Luke 3 Bible Commentary

John Gill’s Exposition of the Bible

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(Read all of Luke 3)
Verse 1. Now in the fifteenth year of the reign of Tiberius Caesar,.... Emperor of Rome, and the third of the Caesars; Julius was the first, and Augustus the second, in whose time Christ was born, and this Tiberius the third; he was the son of Livia, the wife of Augustus, but not by him; but was adopted by him, into the empire: his name was Claudius Tiberius Nero, and for his intemperance was called, Caldius Biberius Mero; the whole of his reign was upwards of twenty two years, for he died in the twenty third year of his reign {g}; and in the fifteenth of it, John began to preach, Christ was baptized, and began to preach also; so that this year may be truly called, "the acceptable year of the Lord."

Pontius Pilate being governor of Judea; under the Emperor Tiberius, in whose reign the Jewish chronologer {h} places him, and the historian {i} also, and make mention of him as sent by him to Jerusalem: he was not the first governor of Judea for the Romans; there were before him Coponius, Marcus Ambivius, Annins Rufus, and Valerius Gratus:

and Herod being tetrarch of Galilee; this was Herod Antipas, the son of Herod the great, and brother of Archelaus; the above chronologer {k} calls him also a tetrarch, and places him under Tiberius Caesar: he is sometimes called a king, and so he is by the Ethiopic version here called "king of Galilee"; and in the Arabic version, "prince over the fourth part of Galilee"; besides Galilee, he had also Peraea, or the country beyond Jordan, as Josephus {l} says, and which seems here to be included in Galilee; See Gill on "Mt 14:1."

And his brother Philip tetrarch of Iturea, and of the region of Trachonitis: Pliny {m} makes mention of the nation of the Itureans, as belonging to Coele Syria; perhaps Iturea is the same with Batanea, or Auranitis, or both; since these with Trachon, the same with Trachonitis here, are allotted to Philip by Josephus {n}: it seems to take its name from Jetur, one of the sons of Ishmael, Genesis 25:15 Trachonitis is mentioned by Pliny {o}, as near to Decapolis, and as a region and tetrarchy, as here: Ptolemy {p} speaks of the Trachonite Arabians, on the east of Batanea, or Bashan: the region of Trachona, or Trachonitis, with the Targumists {q}, answers to the country of Argob. This Philip, who as before by Josephus, so by Egesippus {r}, is said, in agreement with Luke, to be tetrarch of Trachonitis, was brother to Herod Antipas, by the father's, but not by the mother's side. Philip was born of Cleopatra, of Jerusalem, and Herod of Malthace, a Samaritan {s}: he died in the twentieth year of Tiberius {t}, five years after this:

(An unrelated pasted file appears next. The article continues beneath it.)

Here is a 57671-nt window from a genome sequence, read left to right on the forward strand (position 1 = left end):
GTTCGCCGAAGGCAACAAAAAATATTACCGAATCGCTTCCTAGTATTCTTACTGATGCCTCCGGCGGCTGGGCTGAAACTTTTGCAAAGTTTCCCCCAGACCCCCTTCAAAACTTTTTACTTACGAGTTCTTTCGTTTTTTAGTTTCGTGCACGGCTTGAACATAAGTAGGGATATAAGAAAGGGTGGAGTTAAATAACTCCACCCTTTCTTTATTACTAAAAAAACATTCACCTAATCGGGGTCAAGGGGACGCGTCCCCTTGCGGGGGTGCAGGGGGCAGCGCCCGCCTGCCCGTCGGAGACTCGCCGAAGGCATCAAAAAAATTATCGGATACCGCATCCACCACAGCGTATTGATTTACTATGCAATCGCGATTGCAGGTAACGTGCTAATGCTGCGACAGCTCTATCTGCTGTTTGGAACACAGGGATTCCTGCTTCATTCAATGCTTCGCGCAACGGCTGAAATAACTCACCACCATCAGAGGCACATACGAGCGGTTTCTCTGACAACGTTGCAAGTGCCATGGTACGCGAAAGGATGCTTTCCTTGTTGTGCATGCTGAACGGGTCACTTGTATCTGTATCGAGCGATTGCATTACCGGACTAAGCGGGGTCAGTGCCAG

and Lysanias the tetrarch of Abilene: mention is made of Abila by Pliny {u}, as in Coele Syria, from whence this tetrarchy might have its name; and by Ptolemy {w}, it is called Abila of Lysanius, from this, or some other governor of it, of that name; and the phrase, "from Abilene to Jerusalem," is to be met with in the Talmud {x}, which doubtless designs this same place: who this Lysanias was, is not certain; he was not the son of Herod the great, as Eusebius suggests {y}, nor that Lysanias, the son of Ptolemy Minnaeus, whom Josephus {z} speaks of, though very probably he might be a descendant of his: however, when Tiberius Caesar reigned at Rome, and Pontius Pilate governed in Judea, and Herod Antipas in Galilee, and Philip his brother in Iturea and Trachonitis, and Lysanias in Abilene, John the Baptist began to preach and baptize; to fix the area of whose ministry and baptism, all this is said.

{g} Suetou. Octav. Aug. c. 62, 63. & Tiberius Nero, c. 21, 49, 73. {h} R. David Ganz par. 2. fol. 15. 1. {i} Joseph. de Bello, Jud. l. 2. c. 9. sect. 2, 3. {k} Par. 1. fol. 25. 2. {l} De Bello Jud. l. 2. c. 6. sect. 5. {m} Nat. Hist. l. 5. c. 23. {n} Ib. ut supra. (de Bello, Jud. l. 2. c. 9. sect. 2, 3.) {o} Nat. Hist. l. 5. c. 12. {p} Lib. 5. c. 15. {q} Targum Jon. in Deut. iii. 4. 14. 1 Kings iv. 13. & T. Hiefos. in Deut. iii. 14. & Numb. xxxiv. 15. {r} De Excid. l. 1. c. 46. & 3. 26. {s} Joseph de Bello Jud. l. 1. c. 28. {t} Ib. Antiqu. l. 18. c. 6. {u} Lib. 5. c. 18. {w} Lib. 5. c. 15. {x} T. Bab. Bava Kama, fol. 59. 2. {y} Hist. Eccl l. 1. c. 9. 10. {z} De Belle Jud. l. 1. c. 13. sect. 1.